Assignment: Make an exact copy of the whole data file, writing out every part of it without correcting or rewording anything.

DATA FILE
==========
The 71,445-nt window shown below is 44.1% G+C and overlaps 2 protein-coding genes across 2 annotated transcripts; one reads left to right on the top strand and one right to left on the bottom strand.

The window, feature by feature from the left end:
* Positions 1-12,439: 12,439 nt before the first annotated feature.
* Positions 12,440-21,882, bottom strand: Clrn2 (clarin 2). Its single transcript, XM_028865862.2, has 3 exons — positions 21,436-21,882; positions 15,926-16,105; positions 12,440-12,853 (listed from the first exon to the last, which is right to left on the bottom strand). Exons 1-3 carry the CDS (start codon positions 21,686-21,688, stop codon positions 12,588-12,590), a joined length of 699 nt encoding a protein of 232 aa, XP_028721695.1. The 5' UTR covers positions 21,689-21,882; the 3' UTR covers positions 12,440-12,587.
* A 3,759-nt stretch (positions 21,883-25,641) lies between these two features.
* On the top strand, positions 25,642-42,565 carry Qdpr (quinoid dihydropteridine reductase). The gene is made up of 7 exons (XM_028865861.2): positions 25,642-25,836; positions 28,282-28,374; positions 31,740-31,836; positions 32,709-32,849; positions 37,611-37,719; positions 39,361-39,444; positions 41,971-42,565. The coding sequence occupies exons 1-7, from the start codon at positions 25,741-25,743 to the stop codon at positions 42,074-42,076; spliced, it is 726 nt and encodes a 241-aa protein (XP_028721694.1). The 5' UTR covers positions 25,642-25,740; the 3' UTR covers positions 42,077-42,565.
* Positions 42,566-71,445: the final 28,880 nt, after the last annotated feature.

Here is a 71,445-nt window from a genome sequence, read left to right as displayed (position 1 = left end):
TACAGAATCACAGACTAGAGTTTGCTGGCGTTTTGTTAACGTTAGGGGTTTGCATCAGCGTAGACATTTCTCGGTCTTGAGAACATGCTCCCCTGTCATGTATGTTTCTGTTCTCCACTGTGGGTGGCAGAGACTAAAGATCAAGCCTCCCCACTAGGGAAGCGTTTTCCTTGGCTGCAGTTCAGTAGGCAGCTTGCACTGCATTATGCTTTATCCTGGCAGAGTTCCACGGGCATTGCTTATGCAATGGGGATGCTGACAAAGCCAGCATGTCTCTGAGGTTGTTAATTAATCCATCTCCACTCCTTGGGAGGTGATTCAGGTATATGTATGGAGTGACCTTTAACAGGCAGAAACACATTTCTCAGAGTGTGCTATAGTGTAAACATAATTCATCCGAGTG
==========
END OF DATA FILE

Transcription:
The 71,445-nt window shown below is 44.1% G+C and overlaps 2 protein-coding genes across 2 annotated transcripts; one reads left to right on the top strand and one right to left on the bottom strand.

The window, feature by feature from the left end:
* Positions 1-12,439: 12,439 nt before the first annotated feature.
* Positions 12,440-21,882, bottom strand: Clrn2 (clarin 2). Its single transcript, XM_028865862.2, has 3 exons — positions 21,436-21,882; positions 15,926-16,105; positions 12,440-12,853 (listed from the first exon to the last, which is right to left on the bottom strand). Exons 1-3 carry the CDS (start codon positions 21,686-21,688, stop codon positions 12,588-12,590), a joined length of 699 nt encoding a protein of 232 aa, XP_028721695.1. The 5' UTR covers positions 21,689-21,882; the 3' UTR covers positions 12,440-12,587.
* A 3,759-nt stretch (positions 21,883-25,641) lies between these two features.
* On the top strand, positions 25,642-42,565 carry Qdpr (quinoid dihydropteridine reductase). The gene is made up of 7 exons (XM_028865861.2): positions 25,642-25,836; positions 28,282-28,374; positions 31,740-31,836; positions 32,709-32,849; positions 37,611-37,719; positions 39,361-39,444; positions 41,971-42,565. The coding sequence occupies exons 1-7, from the start codon at positions 25,741-25,743 to the stop codon at positions 42,074-42,076; spliced, it is 726 nt and encodes a 241-aa protein (XP_028721694.1). The 5' UTR covers positions 25,642-25,740; the 3' UTR covers positions 42,077-42,565.
* Positions 42,566-71,445: the final 28,880 nt, after the last annotated feature.

Here is a 71,445-nt window from a genome sequence, read left to right as displayed (position 1 = left end):
TACAGAATCACAGACTAGAGTTTGCTGGCGTTTTGTTAACGTTAGGGGTTTGCATCAGCGTAGACATTTCTCGGTCTTGAGAACATGCTCCCCTGTCATGTATGTTTCTGTTCTCCACTGTGGGTGGCAGAGACTAAAGATCAAGCCTCCCCACTAGGGAAGCGTTTTCCTTGGCTGCAGTTCAGTAGGCAGCTTGCACTGCATTATGCTTTATCCTGGCAGAGTTCCACGGGCATTGCTTATGCAATGGGGATGCTGACAAAGCCAGCATGTCTCTGAGGTTGTTAATTAATCCATCTCCACTCCTTGGGAGGTGATTCAGGTATATGTATGGAGTGACCTTTAACAGGCAGAAACACATTTCTCAGAGTGTGCTATAGTGTAAACATAATTCATCCGAGTG